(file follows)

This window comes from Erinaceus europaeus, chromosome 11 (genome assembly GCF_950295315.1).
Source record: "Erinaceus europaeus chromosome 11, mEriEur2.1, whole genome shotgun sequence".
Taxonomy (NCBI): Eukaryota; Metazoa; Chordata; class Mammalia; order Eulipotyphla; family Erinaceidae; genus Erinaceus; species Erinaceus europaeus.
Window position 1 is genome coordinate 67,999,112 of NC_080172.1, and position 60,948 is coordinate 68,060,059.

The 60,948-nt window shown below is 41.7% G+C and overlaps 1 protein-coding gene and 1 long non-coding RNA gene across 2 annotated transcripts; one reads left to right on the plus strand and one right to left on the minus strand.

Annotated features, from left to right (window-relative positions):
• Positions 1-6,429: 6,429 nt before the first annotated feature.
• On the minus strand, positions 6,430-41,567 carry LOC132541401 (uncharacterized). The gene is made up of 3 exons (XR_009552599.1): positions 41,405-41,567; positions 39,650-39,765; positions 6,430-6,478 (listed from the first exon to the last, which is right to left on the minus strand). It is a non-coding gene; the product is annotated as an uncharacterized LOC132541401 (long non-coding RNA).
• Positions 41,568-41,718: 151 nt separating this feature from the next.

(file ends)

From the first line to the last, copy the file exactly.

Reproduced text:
This window comes from Erinaceus europaeus, chromosome 11 (genome assembly GCF_950295315.1).
Source record: "Erinaceus europaeus chromosome 11, mEriEur2.1, whole genome shotgun sequence".
Taxonomy (NCBI): Eukaryota; Metazoa; Chordata; class Mammalia; order Eulipotyphla; family Erinaceidae; genus Erinaceus; species Erinaceus europaeus.
Window position 1 is genome coordinate 67,999,112 of NC_080172.1, and position 60,948 is coordinate 68,060,059.

The 60,948-nt window shown below is 41.7% G+C and overlaps 1 protein-coding gene and 1 long non-coding RNA gene across 2 annotated transcripts; one reads left to right on the plus strand and one right to left on the minus strand.

Annotated features, from left to right (window-relative positions):
• Positions 1-6,429: 6,429 nt before the first annotated feature.
• On the minus strand, positions 6,430-41,567 carry LOC132541401 (uncharacterized). The gene is made up of 3 exons (XR_009552599.1): positions 41,405-41,567; positions 39,650-39,765; positions 6,430-6,478 (listed from the first exon to the last, which is right to left on the minus strand). It is a non-coding gene; the product is annotated as an uncharacterized LOC132541401 (long non-coding RNA).
• Positions 41,568-41,718: 151 nt separating this feature from the next.